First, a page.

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Days This Bright Should not be this Sad

An except from Twirling Naked in the Streets and No-One Noticed…

I was born here, and part of me died here. The haunting echoes of my childhood lingered in the halls. I could hear it; run from it. I bit my trembling bottom lip determined to hold back the tears.

My stomach tightened when I looked at the empty rooms, my vanquished memories. The ones I’d thrust off to someplace new. Away from where the air was infused with freshly baked semolina from the bakery up the street. Where lunch was routinely a Sicilian slice from the pizzeria around the corner, or thinly sliced prosciutto and fresh mozzarella still hot from the vat, spread across crisp Italian bread. There would be no salmerias or delis in the Mississippi delta—no fresh baked cookies, Italian pastries or ices in the summertime.

I took a last look at the two-story brick house I’d grown up in, and the children running through the open Johnny pump, and then at the taxi waiting at the curb. The baby wiggled in my arms, as if he knew more than I at only eight weeks of age. One tear escaped from my eye.

Grandpa had stood in the same place that I did, in the shade of the dogwood tree. He’d worn a smile from ear to ear when he overheard the news. Three weeks later he was gone. I tucked a sonogram picture into his pocket as he slept in his mahogany casket. That was the beginning of the end.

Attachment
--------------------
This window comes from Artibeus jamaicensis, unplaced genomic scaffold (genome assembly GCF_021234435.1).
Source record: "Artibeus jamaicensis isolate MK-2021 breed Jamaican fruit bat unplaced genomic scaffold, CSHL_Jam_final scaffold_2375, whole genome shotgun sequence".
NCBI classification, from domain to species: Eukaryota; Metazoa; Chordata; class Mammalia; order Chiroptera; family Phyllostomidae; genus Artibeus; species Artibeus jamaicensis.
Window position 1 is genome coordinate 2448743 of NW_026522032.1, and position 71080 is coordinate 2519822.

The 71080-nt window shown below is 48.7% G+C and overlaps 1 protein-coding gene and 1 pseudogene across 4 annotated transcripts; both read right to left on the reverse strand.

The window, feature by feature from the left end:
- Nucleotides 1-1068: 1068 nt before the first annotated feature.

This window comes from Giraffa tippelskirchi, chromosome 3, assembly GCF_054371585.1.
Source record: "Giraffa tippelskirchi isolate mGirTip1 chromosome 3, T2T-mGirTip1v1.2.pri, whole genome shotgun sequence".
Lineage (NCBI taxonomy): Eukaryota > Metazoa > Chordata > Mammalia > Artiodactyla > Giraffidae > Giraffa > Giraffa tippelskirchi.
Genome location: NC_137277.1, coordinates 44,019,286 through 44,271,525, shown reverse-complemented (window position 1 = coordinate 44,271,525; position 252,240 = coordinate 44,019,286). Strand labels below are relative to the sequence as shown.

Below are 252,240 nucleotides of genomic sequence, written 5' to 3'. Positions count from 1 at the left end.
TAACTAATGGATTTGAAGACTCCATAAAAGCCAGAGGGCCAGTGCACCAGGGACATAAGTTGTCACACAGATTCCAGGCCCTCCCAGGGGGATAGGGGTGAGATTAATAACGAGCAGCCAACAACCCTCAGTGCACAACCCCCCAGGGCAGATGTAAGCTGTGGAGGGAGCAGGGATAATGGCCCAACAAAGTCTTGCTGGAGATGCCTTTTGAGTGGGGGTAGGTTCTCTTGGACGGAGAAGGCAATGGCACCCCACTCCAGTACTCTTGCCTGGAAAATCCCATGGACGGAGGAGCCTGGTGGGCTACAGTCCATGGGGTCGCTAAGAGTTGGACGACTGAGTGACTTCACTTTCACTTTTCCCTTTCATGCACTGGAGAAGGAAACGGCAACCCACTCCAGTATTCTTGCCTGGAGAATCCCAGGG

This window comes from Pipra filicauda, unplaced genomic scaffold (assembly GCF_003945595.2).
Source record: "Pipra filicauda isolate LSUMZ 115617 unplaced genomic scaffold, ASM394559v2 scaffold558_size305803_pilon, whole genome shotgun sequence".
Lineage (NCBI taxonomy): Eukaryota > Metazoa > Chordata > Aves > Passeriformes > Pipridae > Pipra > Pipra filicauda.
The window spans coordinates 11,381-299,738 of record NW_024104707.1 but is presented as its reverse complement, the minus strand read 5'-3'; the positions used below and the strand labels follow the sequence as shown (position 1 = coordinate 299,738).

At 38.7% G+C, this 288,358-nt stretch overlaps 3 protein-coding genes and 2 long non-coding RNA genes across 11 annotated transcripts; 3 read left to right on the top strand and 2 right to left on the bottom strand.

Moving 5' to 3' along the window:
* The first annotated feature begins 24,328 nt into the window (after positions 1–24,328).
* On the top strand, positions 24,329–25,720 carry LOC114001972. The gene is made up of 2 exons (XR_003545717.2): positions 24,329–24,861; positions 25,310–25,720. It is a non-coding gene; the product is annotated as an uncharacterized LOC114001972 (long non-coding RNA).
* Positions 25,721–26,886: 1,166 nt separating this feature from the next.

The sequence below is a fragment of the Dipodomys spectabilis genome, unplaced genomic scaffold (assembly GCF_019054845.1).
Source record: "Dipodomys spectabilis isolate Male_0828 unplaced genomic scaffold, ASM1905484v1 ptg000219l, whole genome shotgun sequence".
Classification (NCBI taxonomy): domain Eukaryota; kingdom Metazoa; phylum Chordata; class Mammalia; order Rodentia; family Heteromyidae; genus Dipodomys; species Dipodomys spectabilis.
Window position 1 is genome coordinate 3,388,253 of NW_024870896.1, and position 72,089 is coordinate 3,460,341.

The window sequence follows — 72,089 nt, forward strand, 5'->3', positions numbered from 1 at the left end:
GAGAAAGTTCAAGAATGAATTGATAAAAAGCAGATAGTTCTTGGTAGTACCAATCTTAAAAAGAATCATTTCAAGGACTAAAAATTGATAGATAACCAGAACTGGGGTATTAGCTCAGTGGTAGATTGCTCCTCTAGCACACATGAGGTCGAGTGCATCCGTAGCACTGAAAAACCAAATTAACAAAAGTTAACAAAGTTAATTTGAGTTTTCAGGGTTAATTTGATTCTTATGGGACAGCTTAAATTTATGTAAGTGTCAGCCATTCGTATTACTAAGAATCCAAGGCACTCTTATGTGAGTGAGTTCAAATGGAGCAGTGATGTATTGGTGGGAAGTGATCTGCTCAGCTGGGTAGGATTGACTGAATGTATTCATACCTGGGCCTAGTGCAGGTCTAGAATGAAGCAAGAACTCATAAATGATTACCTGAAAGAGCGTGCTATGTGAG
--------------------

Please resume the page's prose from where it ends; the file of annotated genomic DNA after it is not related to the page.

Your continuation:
My arms trembled as I looked up at the dogwood tree—my tree. Grandpa planted that tree ten years earlier, right in front of the house. He tore up the patch of concrete himself and then built a white fence around his gift. “See, a tree can grow in Brooklyn,” he said when he showed it to me.

My husband’s arm wrapped around my shoulder, “You ready to go?”

I nodded, and then watched him put the last of the suitcases in the back of the cab. The sounds of soft sobs drew closer behind me. My breath caught in her throat. I couldn’t speak, my chest hurt, and my feet felt cemented to the stoop.

My father’s tears always turned his eyes the brightest of blues. That day my eyes were gray. I knew I had to do this; a new life awaited us—a new job, a new house a new baby, a new place. It was my idea after all.

The sun shone through the trees; days this bright should not be so sad. Deep breaths, I can do this, I can say good-bye to this place.

“Jeannie, we’re going to miss our flight.”

Jeannie Davide-Rivera

Jeannie is an award-winning author, the Answers.com Autism Category Expert, contributes to Autism Parenting Magazine, and the Thinking Person's Guide to Autism. She lives in New York with her husband and four sons, on the autism spectrum.